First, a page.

The P-NP problem is the most important open problem in computer science, if not all of mathematics. Simply stated, it asks whether every problem whose solution can be quickly checked by computer can also be quickly solved by computer. The Golden Ticket provides a nontechnical introduction to P-NP, its rich history, and its algorithmic implications for everything we do with computers and beyond. In this informative and entertaining book, Lance Fortnow traces how the problem arose during the Cold War on both sides of the Iron Curtain, and gives examples of the problem from a variety of disciplines, including economics, physics, and biology. He explores problems that capture the full difficulty of the P-NP dilemma, from discovering the shortest route through all the rides at Disney World to finding large groups of friends on Facebook. But difficulty also has its advantages. Hard problems allow us to safely conduct electronic commerce and maintain privacy in our online lives.
The Golden Ticket explores what we truly can and cannot achieve computationally, describing the benefits and unexpected challenges of this compelling problem.
Lance Fortnow is professor and chair of the School of Computer Science at the Georgia Institute of Technology. He founded and coauthors the Computational Complexity blog.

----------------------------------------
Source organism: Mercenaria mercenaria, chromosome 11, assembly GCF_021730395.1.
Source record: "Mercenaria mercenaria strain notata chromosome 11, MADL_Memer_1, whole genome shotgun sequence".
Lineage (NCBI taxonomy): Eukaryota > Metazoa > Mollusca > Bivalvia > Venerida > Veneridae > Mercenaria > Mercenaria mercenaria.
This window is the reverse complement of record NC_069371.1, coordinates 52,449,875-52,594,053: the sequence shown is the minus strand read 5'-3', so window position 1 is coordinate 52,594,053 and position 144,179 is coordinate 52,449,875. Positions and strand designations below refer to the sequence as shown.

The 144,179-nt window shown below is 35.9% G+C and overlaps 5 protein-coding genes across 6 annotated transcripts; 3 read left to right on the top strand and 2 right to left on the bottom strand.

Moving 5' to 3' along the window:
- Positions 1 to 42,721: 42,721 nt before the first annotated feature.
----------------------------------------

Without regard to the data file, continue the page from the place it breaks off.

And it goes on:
"As Lance Fortnow describes in his new book, The Golden Ticket: P, NP and the Search for the Impossible, P versus NP is 'one of the great open problems in all of mathematics' not only because it is extremely difficult to solve but because it has such obvious practical applications. It is the dream of total ease, of the confidence that there is an efficient way to calculate nearly everything, 'from cures to deadly diseases to the nature of the universe,' even 'an algorithmic process to recognize greatness.'. . . To postulate that P ? NP, as Fortnow does, is to allow for a world of mystery, difficulty, and frustration--but also of discovery and inquiry, of pleasures pleasingly delayed."--Alexander Nazaryan, New Yorker
"Fortnow effectively initiates readers into the seductive mystery and importance of P and NP problems."--Publishers Weekly
"Without bringing formulas or computer code into the narrative, Fortnow sketches the history of this class of questions, convincingly demonstrates their surprising equivalence, and reveals some of the most far-reaching implications that a proof of P = NP would bring about. These might include tremendous advances in biotechnology (for instance, more cures for cancer), information technology, and even the arts. Verdict: Through story and analogy, this relatively slim volume manages to provide a thorough, accessible explanation of a deep mathematical question and its myriad consequences. An engaging, informative read for a broad audience."--J.J.S. Boyce, Library Journal
Table of Contents:
Chapter 1 The Golden Ticket 1
Chapter 2 The Beautiful World 11
Chapter 3 P and NP 29
Chapter 4 The Hardest Problems in NP 51
Chapter 5 The Prehistory of P versus NP 71
Chapter 6 Dealing with Hardness 89
Chapter 7 Proving P ≠ NP 109
Chapter 8 Secrets 123
Chapter 9 Quantum 143
Chapter 10 The Future 155
Chapter Notes and Sources 165